By guest blogger Ben Kamisar
Twelve public school parents filed legal action on Wednesday to bar the New York State Education Department from moving forward with a partnership with education technology nonprofit inBloom, in the latest challenge to the organization's ambitions.
In a restraining order filed with the New York state Supreme Court, the parents argue that the education department's plan to work with inBloom on hosting data in the "cloud" for use in real-time academic progress reports flouts privacy and parental consent laws.
"Ever since I've heard about inBloom Inc. I've been unable to rest easy," Karen Sprowal, one of the plaintiffs, said in a statement released by the New York City education advocacy group Class Size Matters. She added: "Any information that is let loose on the Internet can never be retrieved, and any breach or misuse of this data could harm [my child's] prospects for life, by impairing his ability to be admitted to college or get a good job."
Class Size Matters helped brief the lawyers who filed the suit, and one of the organization's parent members is a plaintiff, said Leonie Haimson, the organization's executive director.
The state decided to partner with inBloom as part of its EngageNY Data Portal, which aims to provide parents and teachers with real-time data and content personalized for individual students. Currently, all New York schools receiving Race to the Top funding must participate in the portal.
"Secure, efficient and cost-effective services like inBloom help to enable New York teachers to more easily tailor education to the needs, skill levels and learning pace of each student," said inBloom spokesman Adam Gaber in a statement. "Like New York state, we believe technology will continue to play an increasingly important role in supporting teachers, students and families."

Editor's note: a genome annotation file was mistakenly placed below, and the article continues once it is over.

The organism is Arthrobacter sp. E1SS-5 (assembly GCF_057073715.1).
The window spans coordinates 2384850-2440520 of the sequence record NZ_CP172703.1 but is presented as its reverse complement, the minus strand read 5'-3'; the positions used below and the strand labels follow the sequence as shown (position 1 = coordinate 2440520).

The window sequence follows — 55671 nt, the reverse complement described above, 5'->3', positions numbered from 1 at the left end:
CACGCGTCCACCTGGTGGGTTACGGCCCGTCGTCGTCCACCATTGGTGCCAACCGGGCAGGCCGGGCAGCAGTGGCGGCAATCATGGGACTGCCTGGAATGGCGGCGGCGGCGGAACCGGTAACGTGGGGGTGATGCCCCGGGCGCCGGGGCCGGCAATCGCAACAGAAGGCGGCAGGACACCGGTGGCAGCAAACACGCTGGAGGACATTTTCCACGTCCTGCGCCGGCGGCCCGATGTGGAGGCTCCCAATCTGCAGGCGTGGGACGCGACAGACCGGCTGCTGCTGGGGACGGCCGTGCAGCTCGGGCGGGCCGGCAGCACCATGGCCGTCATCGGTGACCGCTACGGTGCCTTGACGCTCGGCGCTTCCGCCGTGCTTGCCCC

InBloom's popularity has taken a hit since the organization relaunched with $100 million in grants from the Carnegie Corporation of New York and the Bill and Melinda Gates Foundation (Education Week receives financial support from the Carnegie Corporation of New York and the Bill and Melinda Gates Foundation for its coverage of the education marketplace and innovation in education, respectively.). At the company's relaunch last February, nine states signed up to use inBloom as a partner in their efforts to revamp digital education. But as privacy concerns developed, all but New York and Illinois decided to withdraw from the program.
Last week, the school board in Jefferson County, Colo., voted to end its relationship with inBloom, citing objections from parents.
The New York department of education said that they could not comment on pending litigation.